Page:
هذه البنت

lgjudge

New Member
English
السلام عليكم

Could someone explain why we say a "a" at the end of "al-bint" in احب هذه البنت? I mean, the object of the verb is هذه, not البنت. By the way, I am trying to say "I love this girl."

Thank you so much!
 
  • Ibn Nacer

    Senior Member
    French - France
    وعليكم السلام

    Yes I think you are right, هذه is the object (maf'uul bihi) and the word البنت is badal (of maf'uul bihi هذه) so it must be mansuub (in the accusative case).

    See :

    - Quranic Grammar - Apposition
     
    Last edited:

    Pussykat

    New Member
    English-USA
    I remember reading somewhere that البنت would be a نعت or عطف بيان for هذه. Could someone verify this?
     

    Mina Rady

    Member
    Arabic
    وعليكم السلام

    Yes I think you are right, هذه is the object (maf'uul bihi) and the word البنت is badal (of maf'uul bihi هذه) so it must be mansuub (in the accusative case).

    See :

    - Quranic Grammar - Apposition
    As ibn nacer mentioned, "هذه" Mansuuba as it's the object and mostly what comes after demonstratives, in Arabic, is something called " Badal motabeq" " بدل مطابق" and the "Badal" has the exact same Ta4keel of the demonstrative which is, in this case, "هذه" so "البنت" must be mansuuba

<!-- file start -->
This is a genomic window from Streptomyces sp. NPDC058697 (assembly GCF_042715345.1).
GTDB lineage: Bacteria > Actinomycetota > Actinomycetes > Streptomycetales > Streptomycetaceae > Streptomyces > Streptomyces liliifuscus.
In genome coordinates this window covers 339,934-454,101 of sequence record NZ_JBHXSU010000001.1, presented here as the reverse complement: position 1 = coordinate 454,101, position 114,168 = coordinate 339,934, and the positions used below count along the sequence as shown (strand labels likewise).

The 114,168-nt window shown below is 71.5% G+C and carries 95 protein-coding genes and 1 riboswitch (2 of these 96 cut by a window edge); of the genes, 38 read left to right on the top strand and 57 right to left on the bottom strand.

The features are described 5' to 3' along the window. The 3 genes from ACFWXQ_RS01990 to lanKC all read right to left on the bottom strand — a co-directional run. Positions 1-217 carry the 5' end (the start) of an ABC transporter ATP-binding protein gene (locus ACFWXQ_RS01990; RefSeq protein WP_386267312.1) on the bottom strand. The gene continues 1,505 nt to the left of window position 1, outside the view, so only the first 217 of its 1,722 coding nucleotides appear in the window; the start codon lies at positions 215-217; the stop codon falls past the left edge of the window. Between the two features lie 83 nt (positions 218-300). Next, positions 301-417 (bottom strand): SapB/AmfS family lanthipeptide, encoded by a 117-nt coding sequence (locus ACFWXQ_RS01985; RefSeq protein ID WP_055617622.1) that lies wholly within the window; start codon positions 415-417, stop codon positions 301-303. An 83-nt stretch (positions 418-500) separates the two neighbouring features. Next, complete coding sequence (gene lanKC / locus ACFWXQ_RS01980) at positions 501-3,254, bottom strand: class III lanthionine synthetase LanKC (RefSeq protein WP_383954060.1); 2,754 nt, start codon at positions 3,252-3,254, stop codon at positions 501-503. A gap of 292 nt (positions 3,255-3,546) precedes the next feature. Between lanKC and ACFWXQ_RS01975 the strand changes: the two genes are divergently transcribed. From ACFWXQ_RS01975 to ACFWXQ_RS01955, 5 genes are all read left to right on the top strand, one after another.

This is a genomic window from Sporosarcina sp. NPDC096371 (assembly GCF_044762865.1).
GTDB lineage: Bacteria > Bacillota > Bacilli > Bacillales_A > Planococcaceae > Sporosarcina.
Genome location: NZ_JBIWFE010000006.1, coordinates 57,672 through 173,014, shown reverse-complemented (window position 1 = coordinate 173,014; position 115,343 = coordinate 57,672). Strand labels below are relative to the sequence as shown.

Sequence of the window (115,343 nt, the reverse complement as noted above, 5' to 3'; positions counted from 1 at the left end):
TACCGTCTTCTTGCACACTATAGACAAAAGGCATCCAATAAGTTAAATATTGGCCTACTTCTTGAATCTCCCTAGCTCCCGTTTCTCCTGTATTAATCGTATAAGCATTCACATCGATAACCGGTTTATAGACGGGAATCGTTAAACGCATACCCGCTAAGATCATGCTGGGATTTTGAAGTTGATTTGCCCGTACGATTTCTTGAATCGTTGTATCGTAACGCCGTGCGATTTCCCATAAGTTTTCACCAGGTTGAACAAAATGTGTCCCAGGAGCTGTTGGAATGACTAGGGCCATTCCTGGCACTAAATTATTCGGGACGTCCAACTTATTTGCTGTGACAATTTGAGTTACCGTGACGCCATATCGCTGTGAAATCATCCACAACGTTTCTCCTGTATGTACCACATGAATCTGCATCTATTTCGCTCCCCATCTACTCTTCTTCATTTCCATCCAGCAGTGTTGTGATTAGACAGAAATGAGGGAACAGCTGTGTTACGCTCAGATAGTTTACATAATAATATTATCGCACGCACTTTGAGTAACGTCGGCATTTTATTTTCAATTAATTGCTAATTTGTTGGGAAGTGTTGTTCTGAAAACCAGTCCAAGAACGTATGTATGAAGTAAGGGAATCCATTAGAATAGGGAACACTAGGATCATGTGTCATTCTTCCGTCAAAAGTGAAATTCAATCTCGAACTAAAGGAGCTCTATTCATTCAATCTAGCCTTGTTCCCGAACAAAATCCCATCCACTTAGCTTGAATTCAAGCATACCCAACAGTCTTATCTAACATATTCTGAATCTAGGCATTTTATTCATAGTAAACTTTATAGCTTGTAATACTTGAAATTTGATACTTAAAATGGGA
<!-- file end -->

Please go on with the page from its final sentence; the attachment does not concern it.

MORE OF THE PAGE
Mina Rady

    Member
    Arabic
    How can al-bint, which means "the girl", be a na'at for anything? :confused:
    It's not na'at. Don't confuse yourself with a thing that even Arab grammar scientists have debates about it. The correct and most popular answer is that Al-bit is "Badal Motabeq" as I mentioned in my previous comment. نعت and عطف بيان are two debatable answers.
     

    brustad

    Member
    English - American
    Got it. I had no idea Arab grammarians had debates about this topic! By the way, is there really a difference between atf bayan and na't (نَعْت)?
     

    Mina Rady

    Member
    Arabic
    Got it. I had no idea Arab grammarians had debates about this topic! By the way, is there really a difference between atf bayan and na't (نَعْت)?
    Yup, Arab grammarians have debates about many topics actually. You can find the different opinions of grammarians concerning this topic in the book " معاني النحو" by Dr. Fadel Saleh Alsamerai.

    For your question, Yeah, there is a huge difference between them, and I think that you mixed up نعت with بدل مطابق. As they are totally two different things. However, as I already mentioned, some grammarians believe that every بدل could be عطف بيان and vice versa. Yet, بدل is the most common answer.
     

    Sun-Shine

    Senior Member
    Arabic (Egypt)
    How can al-bint, which means "the girl", be a na'at for anything? :confused:
    If a word with الـ comes after demonstratives and it's مُشْتَقّ (active participle, passive participle,...) then it would be an adjective "نعت". As البنت is not مشتق then it's badal.

    Don't confuse yourself with a thing that even Arab grammar scientists have debates about it.
    I agree.
     

    brustad

    Member
    English - American
    Yeah, na't is not a mushtaqq. That's why I thought it could not be a na't: it doesn't contain a pronoun. Mushtaqqs all contain a pronoun.
     
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